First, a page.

In a bold strike against Amazon, Google earlier today pulled support for its YouTube app from both the Amazon Echo Show and the Fire TV. If this all sounds familiar, it’s because we previously went down a similar road this past September. Back then, Google explained that the Echo Show’s implementation of YouTube lacked integral features and created a broken experience for users. YouTube ultimately returned to the Echo Show in late November, though sources familiar with the matter tell TechCrunch that Amazon at the time implemented a workaround that wasn’t authorized by Google.
So now we’re back to square one, with Echo Show users left unable to access any YouTube content. Fire TV users, meanwhile, will lose access on January 1. In a statement on the matter, Google accused Amazon of refusing to sell certain Google branded products.
“We’ve been trying to reach agreement with Amazon to give consumers access to each other’s products and services,” Google said. “But Amazon doesn’t carry Google products like Chromecast and Google Home, doesn’t make Prime Video available for Google Cast users, and last month stopped selling some of Nest’s latest products. Given this lack of reciprocity, we are no longer supporting YouTube on Echo Show and FireTV. We hope we can reach an agreement to resolve these issues soon.”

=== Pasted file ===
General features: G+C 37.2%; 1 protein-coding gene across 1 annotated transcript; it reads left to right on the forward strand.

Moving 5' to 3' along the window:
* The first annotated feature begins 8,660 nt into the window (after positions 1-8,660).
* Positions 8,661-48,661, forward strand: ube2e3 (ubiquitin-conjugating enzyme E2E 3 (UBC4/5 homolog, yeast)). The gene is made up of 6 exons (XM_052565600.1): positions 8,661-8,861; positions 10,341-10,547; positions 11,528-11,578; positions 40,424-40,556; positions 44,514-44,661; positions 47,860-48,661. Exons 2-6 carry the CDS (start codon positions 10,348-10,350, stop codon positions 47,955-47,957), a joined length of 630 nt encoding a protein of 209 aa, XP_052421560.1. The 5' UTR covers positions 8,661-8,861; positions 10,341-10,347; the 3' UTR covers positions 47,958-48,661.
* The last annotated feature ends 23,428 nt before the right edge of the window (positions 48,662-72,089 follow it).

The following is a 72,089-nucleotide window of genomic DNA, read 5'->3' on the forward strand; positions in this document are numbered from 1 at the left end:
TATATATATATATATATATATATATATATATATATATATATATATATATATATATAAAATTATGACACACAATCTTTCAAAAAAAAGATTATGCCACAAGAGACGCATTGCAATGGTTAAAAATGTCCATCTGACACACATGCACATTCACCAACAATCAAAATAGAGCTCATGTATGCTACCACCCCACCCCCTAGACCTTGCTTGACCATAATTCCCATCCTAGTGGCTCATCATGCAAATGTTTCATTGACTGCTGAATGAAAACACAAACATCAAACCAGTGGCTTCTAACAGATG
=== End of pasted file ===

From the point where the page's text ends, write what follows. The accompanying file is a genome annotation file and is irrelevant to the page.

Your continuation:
Google and Amazon, of course, have an interesting relationship insofar that the Google products referenced above compete directly with offerings from Amazon. And Amazon, as you may know, tends to avoid stocking products from rival companies whenever it can. The
The inability to access YouTube from an otherwise capable streaming device is undoubtedly a huge drawback for Echo Show and Fire TV owners. All things being equal, it stands to reason that the move will hurt Amazon a lot more than it will hurt Google. Now we’ll just have to sit back and wait and see who blinks first.
Update – Amazon has reached out and provided us with the following statement: “Echo Show and Fire TV now display a standard web view of YouTube.com and point customers directly to YouTube’s existing website. Google is setting a disappointing precedent by selectively blocking customer access to an open website. We hope to resolve this with Google as soon as possible.”